If you’re injured and can’t do certain exercises or moves, this is something to note to the professor when you come in early.
6. Check Your Ego
Around here we check bags and egos. There’s nothing you need to prove when you go train at another gym. You’re just there to learn and grow. You can prove yourself and show out when you go to a competition. While you’re training outside of your home gym, you’re representing your home gym. You don’t want to ruin it for other people who might travel to that gym, and you also want to be the person that says, “tell professor I sent you.”
Don’t assert yourself (let the coach pair you up or let someone choose you especially if you talked to that person before), Roll graciously, and don’t go crazy. If someone is trying to go crazy on you just ask them to slow down or just talk to the coach silently about it.
7. Don’t Run Right After Class
After getting your training and positional sparring in, make sure that you stick around for rolls, some after-class conversation, and pictures of course. People love to know how you feel about their city, give recommendations, and as I mentioned before, they might invite you out to go discover something only a local might know about.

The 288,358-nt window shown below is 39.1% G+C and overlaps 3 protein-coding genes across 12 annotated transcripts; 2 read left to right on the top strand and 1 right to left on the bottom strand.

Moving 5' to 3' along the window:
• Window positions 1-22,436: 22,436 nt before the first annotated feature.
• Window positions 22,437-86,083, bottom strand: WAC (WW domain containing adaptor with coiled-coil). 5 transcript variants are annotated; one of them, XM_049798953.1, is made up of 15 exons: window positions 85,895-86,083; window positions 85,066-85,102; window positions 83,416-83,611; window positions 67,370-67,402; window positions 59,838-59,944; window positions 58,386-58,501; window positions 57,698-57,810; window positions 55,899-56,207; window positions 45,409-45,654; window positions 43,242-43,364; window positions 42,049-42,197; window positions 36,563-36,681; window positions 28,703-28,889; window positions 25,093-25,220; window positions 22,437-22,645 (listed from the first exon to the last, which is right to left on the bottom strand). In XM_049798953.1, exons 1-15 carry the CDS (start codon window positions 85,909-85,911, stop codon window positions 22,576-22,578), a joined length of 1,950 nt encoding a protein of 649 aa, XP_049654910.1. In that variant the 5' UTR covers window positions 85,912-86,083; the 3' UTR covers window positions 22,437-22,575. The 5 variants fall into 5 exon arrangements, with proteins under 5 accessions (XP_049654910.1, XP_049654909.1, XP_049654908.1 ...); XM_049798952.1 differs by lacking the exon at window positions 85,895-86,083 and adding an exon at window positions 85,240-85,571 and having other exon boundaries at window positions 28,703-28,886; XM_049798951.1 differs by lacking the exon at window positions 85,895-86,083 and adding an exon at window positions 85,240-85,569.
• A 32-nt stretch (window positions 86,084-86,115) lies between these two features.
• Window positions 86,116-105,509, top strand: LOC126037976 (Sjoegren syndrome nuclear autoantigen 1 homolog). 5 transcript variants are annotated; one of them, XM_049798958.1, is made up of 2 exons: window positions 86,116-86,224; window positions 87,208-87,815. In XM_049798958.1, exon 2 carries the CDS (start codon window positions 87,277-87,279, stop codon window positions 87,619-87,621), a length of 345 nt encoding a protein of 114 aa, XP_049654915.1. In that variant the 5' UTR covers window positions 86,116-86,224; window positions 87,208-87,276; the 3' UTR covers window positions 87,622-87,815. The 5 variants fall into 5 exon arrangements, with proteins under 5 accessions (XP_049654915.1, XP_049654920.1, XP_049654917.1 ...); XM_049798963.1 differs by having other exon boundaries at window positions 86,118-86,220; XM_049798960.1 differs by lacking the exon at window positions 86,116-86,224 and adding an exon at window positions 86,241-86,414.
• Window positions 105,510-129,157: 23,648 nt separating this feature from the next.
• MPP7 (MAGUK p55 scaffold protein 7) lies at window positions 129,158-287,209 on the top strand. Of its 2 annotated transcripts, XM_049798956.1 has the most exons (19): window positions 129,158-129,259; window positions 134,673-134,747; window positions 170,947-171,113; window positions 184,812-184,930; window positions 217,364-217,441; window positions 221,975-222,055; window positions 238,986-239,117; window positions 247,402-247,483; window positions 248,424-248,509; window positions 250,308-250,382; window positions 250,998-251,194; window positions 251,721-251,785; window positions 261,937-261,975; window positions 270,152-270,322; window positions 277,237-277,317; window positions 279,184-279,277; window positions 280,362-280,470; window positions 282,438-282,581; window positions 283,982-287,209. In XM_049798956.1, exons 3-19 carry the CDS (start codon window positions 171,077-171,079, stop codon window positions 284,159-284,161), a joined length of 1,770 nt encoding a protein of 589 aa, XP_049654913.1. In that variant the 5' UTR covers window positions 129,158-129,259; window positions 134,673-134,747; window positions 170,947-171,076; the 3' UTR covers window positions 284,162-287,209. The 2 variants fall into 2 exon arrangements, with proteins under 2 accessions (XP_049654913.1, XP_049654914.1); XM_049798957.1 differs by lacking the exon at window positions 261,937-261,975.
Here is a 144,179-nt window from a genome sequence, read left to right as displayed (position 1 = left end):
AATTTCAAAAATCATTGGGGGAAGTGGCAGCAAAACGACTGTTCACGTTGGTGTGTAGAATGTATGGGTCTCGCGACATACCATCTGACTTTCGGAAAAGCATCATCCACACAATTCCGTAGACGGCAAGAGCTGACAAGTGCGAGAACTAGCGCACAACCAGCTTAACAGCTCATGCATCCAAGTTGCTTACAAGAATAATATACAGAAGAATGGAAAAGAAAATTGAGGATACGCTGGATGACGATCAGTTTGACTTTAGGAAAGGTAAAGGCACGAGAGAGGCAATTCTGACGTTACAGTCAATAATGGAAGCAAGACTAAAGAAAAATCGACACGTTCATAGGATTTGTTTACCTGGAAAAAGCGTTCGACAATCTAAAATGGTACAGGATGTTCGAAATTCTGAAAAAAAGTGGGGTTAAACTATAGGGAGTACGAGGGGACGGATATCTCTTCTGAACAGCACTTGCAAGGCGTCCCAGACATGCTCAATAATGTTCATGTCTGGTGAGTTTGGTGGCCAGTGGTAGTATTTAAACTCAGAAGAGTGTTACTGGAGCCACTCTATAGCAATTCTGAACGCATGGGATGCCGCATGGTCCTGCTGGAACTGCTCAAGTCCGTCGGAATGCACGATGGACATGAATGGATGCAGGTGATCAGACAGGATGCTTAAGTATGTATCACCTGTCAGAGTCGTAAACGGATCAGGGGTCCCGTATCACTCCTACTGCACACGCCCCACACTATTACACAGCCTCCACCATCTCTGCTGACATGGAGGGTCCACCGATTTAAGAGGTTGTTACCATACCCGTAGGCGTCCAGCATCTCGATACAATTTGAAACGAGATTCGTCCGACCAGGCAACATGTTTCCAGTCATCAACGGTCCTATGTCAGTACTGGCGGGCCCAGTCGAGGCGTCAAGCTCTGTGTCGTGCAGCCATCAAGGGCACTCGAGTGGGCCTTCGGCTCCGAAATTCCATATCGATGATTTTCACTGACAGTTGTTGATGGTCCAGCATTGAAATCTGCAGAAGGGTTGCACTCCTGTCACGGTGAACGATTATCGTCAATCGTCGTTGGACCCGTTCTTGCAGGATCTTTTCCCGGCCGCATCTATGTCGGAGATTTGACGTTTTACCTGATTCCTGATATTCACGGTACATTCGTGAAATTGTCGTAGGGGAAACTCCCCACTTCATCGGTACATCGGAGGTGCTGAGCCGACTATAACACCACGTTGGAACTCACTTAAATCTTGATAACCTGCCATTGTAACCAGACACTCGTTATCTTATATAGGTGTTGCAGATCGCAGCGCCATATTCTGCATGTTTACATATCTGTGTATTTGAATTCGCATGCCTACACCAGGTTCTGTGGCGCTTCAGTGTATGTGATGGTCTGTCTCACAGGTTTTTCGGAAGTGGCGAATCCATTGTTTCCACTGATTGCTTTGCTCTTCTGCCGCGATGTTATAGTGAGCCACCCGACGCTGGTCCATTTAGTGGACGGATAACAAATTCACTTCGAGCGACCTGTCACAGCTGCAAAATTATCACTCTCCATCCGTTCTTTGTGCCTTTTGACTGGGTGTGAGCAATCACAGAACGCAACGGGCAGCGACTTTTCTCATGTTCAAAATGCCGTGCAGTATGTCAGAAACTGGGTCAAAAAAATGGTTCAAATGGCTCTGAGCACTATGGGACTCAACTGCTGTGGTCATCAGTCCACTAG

Also, if you’re in a different country, you can use that after class time to learn some lingo or practice the language. I speak Spanish and I always like to practice when I go to Panama or when I went to Peru. In addition, I’ve met a lot of expats who give some great insight about being a foreigner in a different country. That is mostly how I decide if I would live there.
Broaden Those BJJ Horizons
Traveling doesn’t always have to be about the sites, it can be about getting train BJJ in a different place, where you meet new people, and build lasting friendships outside of your BJJ gym and across cultures. Training while traveling is the one thing I look forward to every time I book a trip.
What are some of your tips for going to other gyms while traveling? Let’s chat about it on Instagram @blackgirlwhitegi_bjj.